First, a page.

Mr. Heuberger stated the Commission is aware of the current and past issues with the District. Staff have been working with the District since the Commissions last action and one of the recommendations was for the District to hire either an executive secretary or an executive type management. The District hired Mr. Tomas Virgen, he believes as part-time. Staff have been working with him so that the oversight becomes less and less. Over the past 6-8 months there’s been a lot of communication going back and forth, even going to the extent that the District provided tentative funding approvals that were then sent to LAFCO for input. In some cases, LAFCO took the position that the funding wasn’t appropriate for what the District was formed for. There are some letters that say LAFCO would not concur with the funding and in some cases the funding appeared to be an appropriate use of their funds.

Commissioner Froelich asked if these were sponsorships.

Mr. Heuberger replied no, these were primarily requests by organizations or individuals to fund their projects or proposals. It has caused somewhat of a problem occasionally because some of the people that asked for funding felt they should have received LAFCO approval. His determination is they didn’t meet the standards that was necessary to obtain public funds because they weren’t related directly to healthcare or the submittals lacked detailed information. Staff continue to work with the District and he hoped to be in a position by the end of this year to say they are 80-90 % in compliance, but at this point he’s not prepared to do that. There are ongoing issues. There are some board members present today including a newly elected board member. Staff continue to meet with Mr. Virgen to address the concerns and at this point he is basically following up on the previous recommendation to monitor the District. He made it clear to Mr. Virgen that even though the Commission gave the District a last chance, it wasn’t a guarantee and if the District didn’t improve there was still the option to dissolve.  

Commissioner Kelley asked if he doesn’t concur with expenditures does the District heed his warning.

Mr. Heuberger replied yes. He’s also met with Calexico because of some funding requests in the past. He’s working with the City Manager Mr. David Dale to make sure the city isn’t requesting funding from HMHD if it’s not appropriate. He thinks that’s been resolved. Staff continue to work with the District but doesn’t want to give the impression that everting is well.

Commissioner Froelich asked if we are using the same oversight that we did with the Niland Sanitary District, where they had to submit expenditures that were over a certain amount.

Mr. Heuberger replied no, it’s not at that level like with the NSD. The NSD was in the process of being dissolved and at that point we implemented that process to protect the successor entity which was the County. At that time the direction was made to dissolve. We implemented that procedure to prevent the NSD from incurring debt or mismanaging funds. We are not at that level with HMHD, we are saying the District hasn’t met all the criteria and we want them to have procedures in place. We want to see the financials to see what the expenditures are and if they are appropriate for a healthcare district. We want to see policies and procedures in place so that everyone is treated the same and not because I know you and that’s why you get the funding. The funding requests should all be evaluated more or less on the same playing field. Mr. Virgen has only been at the District for a couple of months and he is working with his board to try and get the policies and procedures in place and those will be presented to the Commission.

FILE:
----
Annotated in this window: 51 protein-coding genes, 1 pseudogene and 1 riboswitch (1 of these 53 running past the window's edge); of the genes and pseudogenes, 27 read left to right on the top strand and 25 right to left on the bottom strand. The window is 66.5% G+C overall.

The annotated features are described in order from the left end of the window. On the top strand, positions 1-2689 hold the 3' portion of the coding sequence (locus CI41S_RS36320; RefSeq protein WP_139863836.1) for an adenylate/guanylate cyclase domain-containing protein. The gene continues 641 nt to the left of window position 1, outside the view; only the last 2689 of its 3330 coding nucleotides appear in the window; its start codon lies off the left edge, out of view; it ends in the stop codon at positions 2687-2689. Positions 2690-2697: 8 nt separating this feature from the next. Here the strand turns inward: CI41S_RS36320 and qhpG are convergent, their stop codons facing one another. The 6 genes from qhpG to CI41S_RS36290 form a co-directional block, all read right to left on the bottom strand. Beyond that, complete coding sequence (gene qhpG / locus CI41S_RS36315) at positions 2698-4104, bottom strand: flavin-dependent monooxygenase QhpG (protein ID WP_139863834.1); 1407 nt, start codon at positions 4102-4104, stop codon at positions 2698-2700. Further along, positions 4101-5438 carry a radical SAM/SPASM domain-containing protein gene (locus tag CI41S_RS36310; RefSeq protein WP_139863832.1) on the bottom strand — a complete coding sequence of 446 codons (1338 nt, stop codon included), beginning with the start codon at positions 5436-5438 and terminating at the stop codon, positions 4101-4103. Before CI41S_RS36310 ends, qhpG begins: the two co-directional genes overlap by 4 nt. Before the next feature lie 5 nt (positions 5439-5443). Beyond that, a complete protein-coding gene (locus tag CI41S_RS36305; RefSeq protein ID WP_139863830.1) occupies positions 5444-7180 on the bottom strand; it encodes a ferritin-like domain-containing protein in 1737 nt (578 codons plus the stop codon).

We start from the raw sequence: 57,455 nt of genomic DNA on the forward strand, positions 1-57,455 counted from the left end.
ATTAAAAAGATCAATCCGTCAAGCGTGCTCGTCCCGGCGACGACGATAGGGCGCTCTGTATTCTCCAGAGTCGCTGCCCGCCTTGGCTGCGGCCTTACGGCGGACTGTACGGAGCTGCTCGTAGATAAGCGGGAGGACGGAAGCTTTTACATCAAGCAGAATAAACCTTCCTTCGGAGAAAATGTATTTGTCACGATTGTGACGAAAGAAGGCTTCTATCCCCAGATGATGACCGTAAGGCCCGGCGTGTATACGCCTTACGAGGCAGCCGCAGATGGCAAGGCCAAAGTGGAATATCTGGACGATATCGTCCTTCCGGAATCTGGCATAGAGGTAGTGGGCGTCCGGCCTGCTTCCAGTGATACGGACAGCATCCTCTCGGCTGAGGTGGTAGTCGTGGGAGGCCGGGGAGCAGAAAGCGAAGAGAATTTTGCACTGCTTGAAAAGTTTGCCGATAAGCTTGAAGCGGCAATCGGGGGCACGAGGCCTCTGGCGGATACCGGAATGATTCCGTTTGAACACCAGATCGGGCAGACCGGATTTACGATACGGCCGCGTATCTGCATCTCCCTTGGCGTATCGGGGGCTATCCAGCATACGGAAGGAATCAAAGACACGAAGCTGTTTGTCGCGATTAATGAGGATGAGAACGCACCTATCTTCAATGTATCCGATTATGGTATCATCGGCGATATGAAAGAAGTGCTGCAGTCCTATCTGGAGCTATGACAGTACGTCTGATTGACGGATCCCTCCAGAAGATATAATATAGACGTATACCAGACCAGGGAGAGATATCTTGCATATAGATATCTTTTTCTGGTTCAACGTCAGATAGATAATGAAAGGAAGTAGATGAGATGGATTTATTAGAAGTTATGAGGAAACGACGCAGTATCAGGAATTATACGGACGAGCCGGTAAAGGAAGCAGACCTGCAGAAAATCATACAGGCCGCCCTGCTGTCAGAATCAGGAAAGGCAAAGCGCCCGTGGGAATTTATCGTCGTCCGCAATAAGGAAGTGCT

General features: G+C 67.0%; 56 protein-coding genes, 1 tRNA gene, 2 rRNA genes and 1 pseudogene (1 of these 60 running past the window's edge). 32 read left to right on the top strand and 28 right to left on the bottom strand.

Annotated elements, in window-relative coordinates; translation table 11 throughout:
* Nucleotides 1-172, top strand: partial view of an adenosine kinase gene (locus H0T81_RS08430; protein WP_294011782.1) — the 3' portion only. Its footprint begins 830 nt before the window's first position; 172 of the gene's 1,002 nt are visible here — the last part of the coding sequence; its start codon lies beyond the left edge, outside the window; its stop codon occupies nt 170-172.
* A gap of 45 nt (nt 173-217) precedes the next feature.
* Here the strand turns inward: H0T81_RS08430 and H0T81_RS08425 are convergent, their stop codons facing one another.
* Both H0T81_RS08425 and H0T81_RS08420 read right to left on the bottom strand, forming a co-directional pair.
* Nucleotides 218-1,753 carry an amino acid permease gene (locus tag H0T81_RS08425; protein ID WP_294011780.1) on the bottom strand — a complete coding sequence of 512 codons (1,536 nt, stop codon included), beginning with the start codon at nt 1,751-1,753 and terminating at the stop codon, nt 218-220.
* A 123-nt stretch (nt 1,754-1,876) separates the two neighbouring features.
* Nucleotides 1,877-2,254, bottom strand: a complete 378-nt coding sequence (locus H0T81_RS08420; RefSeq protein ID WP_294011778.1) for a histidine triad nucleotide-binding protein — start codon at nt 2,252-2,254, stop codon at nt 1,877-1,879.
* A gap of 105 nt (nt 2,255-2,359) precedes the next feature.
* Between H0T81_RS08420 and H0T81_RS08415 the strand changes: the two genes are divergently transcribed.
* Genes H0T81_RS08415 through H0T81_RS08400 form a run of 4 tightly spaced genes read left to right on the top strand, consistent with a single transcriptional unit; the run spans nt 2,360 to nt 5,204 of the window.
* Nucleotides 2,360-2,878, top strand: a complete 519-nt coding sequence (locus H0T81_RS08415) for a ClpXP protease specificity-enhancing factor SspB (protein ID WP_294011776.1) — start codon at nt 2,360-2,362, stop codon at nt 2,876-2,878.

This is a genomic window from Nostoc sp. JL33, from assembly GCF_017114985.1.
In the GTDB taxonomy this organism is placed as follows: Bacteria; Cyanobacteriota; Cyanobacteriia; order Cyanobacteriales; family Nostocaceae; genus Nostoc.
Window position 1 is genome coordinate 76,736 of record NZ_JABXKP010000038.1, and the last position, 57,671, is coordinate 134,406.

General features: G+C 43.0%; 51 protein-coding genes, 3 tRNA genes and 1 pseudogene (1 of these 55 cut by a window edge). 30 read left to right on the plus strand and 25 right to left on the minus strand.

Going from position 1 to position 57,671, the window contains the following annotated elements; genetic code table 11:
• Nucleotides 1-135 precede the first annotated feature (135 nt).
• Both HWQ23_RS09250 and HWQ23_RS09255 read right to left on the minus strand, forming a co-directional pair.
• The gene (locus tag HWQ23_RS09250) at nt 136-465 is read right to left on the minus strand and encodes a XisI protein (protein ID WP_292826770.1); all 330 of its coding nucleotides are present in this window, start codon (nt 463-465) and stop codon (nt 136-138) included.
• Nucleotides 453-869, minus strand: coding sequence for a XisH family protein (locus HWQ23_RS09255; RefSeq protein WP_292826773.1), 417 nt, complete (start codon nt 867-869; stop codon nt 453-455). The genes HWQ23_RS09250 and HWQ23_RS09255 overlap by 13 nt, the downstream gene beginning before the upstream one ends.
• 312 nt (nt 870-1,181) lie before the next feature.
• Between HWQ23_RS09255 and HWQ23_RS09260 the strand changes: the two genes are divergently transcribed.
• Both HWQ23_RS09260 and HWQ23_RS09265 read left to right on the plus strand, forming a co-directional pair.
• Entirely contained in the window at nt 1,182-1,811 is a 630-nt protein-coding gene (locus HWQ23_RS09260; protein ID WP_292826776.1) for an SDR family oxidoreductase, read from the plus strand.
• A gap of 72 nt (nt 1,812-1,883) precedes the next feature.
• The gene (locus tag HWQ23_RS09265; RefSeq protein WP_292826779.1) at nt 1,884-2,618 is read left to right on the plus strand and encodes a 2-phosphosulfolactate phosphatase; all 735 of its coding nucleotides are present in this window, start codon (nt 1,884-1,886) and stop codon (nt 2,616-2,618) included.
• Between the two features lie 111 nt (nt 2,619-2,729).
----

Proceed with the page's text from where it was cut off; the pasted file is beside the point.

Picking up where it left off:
Commissioner Froelich stated she doesn’t want staff to micromanage the District. That’s why Mr. Virgen is there. She understands the need to keep a close watch.

Mr. Heuberger replied that the oversight was a lot more detailed prior to Mr. Virgen coming on board but we are now leaving that up to him. Staff still ask for reports.

Commissioner Castillo stated that Mr. Virgen has a lot of experience in the medical field and hopefully it gets cleared up.

Commissioner Froelich thanked Mr. Heuberger for the update and the Heffernan Board for being present.

Newly Elected HMHD Board Member Ms. Gloria Grijalva asked if the Commission recommended hiring Mr. Virgen as full or part-time.

Mr. Heuberger replied that the Commission at the time recommended either a secretary or executive director, the preference was left open at that time. The Commission felt a full-time position would give the Board the ability to have items brought to them sort of packaged like we do here.

Ms. Grijalva replied that she does agree with having policies in place. She was on the board previously for eight years. She thanked the Commission.

Commissioner Castillo stated they’ve been needing someone in charge and Mr. Virgen previously worked at ECRMC and is an excellent choice. Hopefully things will get turned around and see some progress.

No action taken on this item.

9. Public hearing to consider the approval of the Service Area Plan (SAP)/Municipal Service Review(MSR) for the Gateway of the America’s (CSA 2-16)

Mr. Heuberger stated this is a public hearing to consider the approval of the Service Area Plan for the Gateway of the America’s. The Gateway is a County Service Area which means that it is governed by the County Board of Supervisors and under the direction of the I.C. Public Works Director Mr. John Gay. The Commission has been provided a full report and staff have been working with Mr. Gay for over a year. He appreciates all the efforts that Mr. Gay and their consultant have put into it. Staff have reviewed the plan and it complies with the CKH Act and he recommends approval upon completion of the public comment period. That brings almost all agencies up to date with the Service Area Plans, there are two more to go. One is the Imperial Irrigation District and they recently hired someone from The Holt Group that is familiar with the requirements of the Service Area Plans.